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Crusaders Saxophonist Wilton Felder Dies at 75

Third member of veteran band to pass

Wilton Felder

Saxophonist and bassist Wilton Felder, a co-founder and longtime member of the Crusaders, died Sept. 27, at age 75, in Whittier, Calif. The cause was cancer. Felder was 75.

Felder’s death, confirmed by his son Wilton Felder Jr., and reported in multiple news outlets, follows those of fellow Crusaders Joe Sample (keyboards) and Wayne Henderson (trombone), both in 2014, leaving drummer Nesbert “Stix” Hooper as the only surviving member of the core group.

Felder remained with the Crusaders-originally known as the Jazz Crusaders-for more than 30 years. Although he continued to collaborate with the other members in later years, and served both as a sideman and solo artist, he never joined another group. In a 2003 interview, Felder told JazzTimes, “The Crusaders have been the only band that I’ve loved playing in. I realized as I got older that nobody else played like them. The way that we played together, and the music that we made can only be played when we’re together.”

Born in Houston, Tex., on Aug. 31, 1940, Felder-along with Sample and Hooper-co-founded the Swingsters while attending Wheatley High School in Houston. Henderson was added after Sample, then in college, heard him play. Changing their name first to the Modern Jazz Sextet and then the Jazz Crusaders, the quartet relocated to Los Angeles, where it was signed to Pacific Jazz Records. They released their debut album, Freedom Sound, in 1961, and remained with that label for the duration of the ’60s, releasing numerous studio and live recordings.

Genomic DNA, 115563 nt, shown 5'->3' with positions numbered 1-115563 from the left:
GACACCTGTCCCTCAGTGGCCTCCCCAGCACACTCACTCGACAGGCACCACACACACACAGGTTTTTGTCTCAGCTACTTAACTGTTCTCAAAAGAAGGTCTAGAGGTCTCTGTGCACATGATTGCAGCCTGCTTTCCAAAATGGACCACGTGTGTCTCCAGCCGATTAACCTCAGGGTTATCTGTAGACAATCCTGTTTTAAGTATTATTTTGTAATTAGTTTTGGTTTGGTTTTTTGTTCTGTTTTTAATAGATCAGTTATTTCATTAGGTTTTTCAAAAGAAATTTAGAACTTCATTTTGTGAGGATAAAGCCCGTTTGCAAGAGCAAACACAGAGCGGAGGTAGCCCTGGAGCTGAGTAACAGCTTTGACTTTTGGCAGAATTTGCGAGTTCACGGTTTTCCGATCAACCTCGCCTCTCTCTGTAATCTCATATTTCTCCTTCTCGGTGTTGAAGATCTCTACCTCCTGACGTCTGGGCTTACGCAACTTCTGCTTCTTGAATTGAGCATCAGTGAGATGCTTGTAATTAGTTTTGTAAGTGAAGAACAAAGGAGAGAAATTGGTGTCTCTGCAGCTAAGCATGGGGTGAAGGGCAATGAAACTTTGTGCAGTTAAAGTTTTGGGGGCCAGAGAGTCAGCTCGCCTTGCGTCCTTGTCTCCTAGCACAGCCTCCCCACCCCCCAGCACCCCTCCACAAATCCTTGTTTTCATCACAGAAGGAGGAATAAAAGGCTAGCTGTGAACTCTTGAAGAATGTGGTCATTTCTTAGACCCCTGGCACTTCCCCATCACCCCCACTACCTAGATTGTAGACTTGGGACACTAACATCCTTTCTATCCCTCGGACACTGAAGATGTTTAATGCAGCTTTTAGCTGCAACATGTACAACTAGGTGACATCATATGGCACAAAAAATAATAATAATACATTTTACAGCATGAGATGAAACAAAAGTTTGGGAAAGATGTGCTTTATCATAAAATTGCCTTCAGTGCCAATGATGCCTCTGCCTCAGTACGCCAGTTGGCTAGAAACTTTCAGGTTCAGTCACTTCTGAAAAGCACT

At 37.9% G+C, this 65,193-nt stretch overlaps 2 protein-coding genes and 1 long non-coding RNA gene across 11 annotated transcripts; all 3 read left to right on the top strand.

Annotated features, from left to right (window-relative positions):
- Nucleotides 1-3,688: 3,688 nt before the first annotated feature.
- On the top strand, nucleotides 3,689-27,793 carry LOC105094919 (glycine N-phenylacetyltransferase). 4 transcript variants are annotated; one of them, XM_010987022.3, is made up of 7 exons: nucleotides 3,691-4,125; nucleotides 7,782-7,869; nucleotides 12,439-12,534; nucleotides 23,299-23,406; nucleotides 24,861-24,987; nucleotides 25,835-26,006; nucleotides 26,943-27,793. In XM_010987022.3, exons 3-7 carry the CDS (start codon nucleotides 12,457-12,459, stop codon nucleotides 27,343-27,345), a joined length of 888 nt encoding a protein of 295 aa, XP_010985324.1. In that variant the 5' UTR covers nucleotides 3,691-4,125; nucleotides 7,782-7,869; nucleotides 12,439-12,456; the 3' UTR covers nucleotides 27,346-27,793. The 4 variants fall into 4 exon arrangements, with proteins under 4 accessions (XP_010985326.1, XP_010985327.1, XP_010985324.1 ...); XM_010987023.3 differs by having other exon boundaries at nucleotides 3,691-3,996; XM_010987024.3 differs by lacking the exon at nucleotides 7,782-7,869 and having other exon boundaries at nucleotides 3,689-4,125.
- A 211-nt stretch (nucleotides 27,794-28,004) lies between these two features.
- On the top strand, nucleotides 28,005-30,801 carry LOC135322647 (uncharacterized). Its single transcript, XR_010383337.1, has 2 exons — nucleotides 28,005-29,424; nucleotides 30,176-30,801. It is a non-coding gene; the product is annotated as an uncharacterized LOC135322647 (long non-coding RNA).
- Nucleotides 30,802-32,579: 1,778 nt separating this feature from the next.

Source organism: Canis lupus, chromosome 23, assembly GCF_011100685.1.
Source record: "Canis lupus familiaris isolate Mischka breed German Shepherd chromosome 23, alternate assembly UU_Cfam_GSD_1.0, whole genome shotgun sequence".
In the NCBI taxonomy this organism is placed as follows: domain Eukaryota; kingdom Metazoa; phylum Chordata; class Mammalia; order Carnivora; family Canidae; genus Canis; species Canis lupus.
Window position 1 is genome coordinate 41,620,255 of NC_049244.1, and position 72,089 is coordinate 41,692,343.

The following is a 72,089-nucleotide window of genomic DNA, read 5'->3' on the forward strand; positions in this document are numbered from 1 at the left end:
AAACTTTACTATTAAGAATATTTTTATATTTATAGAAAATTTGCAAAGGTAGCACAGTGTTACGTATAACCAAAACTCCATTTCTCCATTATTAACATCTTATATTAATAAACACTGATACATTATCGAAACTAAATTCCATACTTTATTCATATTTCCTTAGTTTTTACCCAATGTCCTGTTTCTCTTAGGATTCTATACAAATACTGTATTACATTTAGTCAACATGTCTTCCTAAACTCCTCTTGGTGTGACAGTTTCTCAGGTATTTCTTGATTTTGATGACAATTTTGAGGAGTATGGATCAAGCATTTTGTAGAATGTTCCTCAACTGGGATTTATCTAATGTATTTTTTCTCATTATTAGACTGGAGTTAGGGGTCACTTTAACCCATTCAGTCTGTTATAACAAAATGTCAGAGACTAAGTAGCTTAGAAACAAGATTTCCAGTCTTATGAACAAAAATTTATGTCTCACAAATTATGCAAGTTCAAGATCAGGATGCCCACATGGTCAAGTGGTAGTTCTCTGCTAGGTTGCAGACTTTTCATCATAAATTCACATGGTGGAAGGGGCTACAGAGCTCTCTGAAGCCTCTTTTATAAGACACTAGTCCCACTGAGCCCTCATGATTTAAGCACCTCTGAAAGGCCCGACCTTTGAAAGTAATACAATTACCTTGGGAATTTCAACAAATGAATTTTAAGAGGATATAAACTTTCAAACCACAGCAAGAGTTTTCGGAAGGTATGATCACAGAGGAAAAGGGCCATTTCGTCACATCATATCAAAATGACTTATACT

In 1971, as their sound diverted from mainstream acoustic jazz toward electric funk, and now signed with Blue Thumb Records, they shortened their name to the Crusaders and enjoyed a string of chart albums as such. Henderson left the group in 1975, but the Crusaders’ popularity continued, and their 1979 Street Life album reached number 18 on Billboard‘s album chart. Felder and Sample carried on until 1991, when Sample left to pursue his solo career. (All but Henderson reunited briefly in 2003; in 2010, Sample, Felder and Henderson reunited, with flutist Hubert Laws added.)

Felder also maintained a busy side career as a studio musician, most notably contributing to the first hit by the Jackson 5, “I Want You Back,” and Marvin Gaye’s “Let’s Get It On.” He also worked with Marvin Gaye, Cat Stevens, Billy Joel, Barry White, John Cale, Randy Newman, B.B. King, Steely Dan, Joni Mitchell, Shuggie Otis and such jazz artists as Grant Green, Jimmy Smith, Dizzy Gillespie, Nancy Wilson and John Klemmer.

Felder released several albums as a leader, beginning with 1969’s Bullitt.

Originally Published